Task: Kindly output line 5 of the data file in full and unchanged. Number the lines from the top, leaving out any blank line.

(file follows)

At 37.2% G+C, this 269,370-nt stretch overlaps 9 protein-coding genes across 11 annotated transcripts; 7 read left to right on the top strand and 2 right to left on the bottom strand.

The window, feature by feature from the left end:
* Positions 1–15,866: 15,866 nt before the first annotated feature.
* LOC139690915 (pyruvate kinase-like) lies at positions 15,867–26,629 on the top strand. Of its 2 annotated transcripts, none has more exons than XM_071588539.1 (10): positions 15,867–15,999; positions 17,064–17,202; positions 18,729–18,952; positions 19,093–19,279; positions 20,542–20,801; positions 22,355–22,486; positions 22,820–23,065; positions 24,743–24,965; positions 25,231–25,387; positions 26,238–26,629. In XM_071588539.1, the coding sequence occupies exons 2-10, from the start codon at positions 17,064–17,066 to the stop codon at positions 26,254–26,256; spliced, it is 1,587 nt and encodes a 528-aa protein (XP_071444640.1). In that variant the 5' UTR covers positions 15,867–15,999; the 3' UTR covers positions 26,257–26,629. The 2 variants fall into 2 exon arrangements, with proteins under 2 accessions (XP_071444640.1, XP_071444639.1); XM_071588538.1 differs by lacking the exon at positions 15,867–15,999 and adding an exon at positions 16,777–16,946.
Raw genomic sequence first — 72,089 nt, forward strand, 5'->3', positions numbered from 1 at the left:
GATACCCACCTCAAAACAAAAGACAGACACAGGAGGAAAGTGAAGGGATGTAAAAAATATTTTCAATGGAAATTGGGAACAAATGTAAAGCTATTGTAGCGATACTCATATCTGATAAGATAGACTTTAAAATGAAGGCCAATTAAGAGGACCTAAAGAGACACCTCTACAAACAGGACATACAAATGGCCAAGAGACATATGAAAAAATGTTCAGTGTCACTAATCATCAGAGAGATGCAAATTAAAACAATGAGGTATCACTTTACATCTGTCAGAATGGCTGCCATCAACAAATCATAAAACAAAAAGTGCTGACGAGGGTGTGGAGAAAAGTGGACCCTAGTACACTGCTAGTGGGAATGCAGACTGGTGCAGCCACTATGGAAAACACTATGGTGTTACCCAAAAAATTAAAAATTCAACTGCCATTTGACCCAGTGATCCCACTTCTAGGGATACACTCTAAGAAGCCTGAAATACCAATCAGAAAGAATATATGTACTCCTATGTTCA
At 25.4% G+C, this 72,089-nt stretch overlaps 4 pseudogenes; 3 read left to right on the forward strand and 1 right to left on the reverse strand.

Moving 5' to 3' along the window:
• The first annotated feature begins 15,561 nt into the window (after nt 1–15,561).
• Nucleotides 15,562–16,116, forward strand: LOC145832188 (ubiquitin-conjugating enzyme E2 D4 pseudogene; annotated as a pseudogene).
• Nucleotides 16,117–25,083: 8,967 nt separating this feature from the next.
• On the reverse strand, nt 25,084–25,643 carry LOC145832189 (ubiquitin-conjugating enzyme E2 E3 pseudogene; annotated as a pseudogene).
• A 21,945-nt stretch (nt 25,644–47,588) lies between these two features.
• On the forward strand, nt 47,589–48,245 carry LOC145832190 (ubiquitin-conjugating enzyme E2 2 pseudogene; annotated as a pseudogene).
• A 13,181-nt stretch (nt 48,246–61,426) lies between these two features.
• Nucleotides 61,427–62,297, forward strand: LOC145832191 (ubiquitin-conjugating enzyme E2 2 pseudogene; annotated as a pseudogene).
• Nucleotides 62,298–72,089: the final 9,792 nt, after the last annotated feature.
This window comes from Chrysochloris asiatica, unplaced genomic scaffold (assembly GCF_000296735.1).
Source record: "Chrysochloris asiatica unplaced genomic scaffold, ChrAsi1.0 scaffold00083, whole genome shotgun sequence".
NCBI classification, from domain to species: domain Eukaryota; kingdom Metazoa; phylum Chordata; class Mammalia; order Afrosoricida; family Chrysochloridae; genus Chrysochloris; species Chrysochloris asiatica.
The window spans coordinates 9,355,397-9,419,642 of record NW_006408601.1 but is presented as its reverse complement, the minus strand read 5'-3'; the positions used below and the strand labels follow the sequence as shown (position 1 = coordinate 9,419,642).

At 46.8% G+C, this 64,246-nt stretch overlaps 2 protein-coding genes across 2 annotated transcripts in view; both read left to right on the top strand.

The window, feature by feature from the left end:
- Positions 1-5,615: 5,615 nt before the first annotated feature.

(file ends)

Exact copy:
Raw genomic sequence first — 72,089 nt, forward strand, 5'->3', positions numbered from 1 at the left: